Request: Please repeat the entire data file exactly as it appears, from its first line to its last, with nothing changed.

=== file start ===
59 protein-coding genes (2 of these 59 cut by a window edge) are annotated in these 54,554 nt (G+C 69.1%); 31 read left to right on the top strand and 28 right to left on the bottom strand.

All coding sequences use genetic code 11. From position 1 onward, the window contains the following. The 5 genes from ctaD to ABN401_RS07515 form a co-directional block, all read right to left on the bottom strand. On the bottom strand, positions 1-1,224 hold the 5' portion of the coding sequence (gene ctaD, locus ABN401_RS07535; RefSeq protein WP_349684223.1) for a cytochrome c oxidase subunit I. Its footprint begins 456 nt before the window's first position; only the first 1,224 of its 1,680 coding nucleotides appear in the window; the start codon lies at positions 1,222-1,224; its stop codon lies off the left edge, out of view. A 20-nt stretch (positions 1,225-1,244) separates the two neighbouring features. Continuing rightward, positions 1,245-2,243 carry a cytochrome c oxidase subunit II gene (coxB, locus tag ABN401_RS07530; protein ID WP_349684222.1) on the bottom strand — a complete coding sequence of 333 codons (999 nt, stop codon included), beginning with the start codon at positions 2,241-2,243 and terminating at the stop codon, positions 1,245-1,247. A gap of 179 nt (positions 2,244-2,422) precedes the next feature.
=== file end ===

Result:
59 protein-coding genes (2 of these 59 cut by a window edge) are annotated in these 54,554 nt (G+C 69.1%); 31 read left to right on the top strand and 28 right to left on the bottom strand.

All coding sequences use genetic code 11. From position 1 onward, the window contains the following. The 5 genes from ctaD to ABN401_RS07515 form a co-directional block, all read right to left on the bottom strand. On the bottom strand, positions 1-1,224 hold the 5' portion of the coding sequence (gene ctaD, locus ABN401_RS07535; RefSeq protein WP_349684223.1) for a cytochrome c oxidase subunit I. Its footprint begins 456 nt before the window's first position; only the first 1,224 of its 1,680 coding nucleotides appear in the window; the start codon lies at positions 1,222-1,224; its stop codon lies off the left edge, out of view. A 20-nt stretch (positions 1,225-1,244) separates the two neighbouring features. Continuing rightward, positions 1,245-2,243 carry a cytochrome c oxidase subunit II gene (coxB, locus tag ABN401_RS07530; protein ID WP_349684222.1) on the bottom strand — a complete coding sequence of 333 codons (999 nt, stop codon included), beginning with the start codon at positions 2,241-2,243 and terminating at the stop codon, positions 1,245-1,247. A gap of 179 nt (positions 2,244-2,422) precedes the next feature.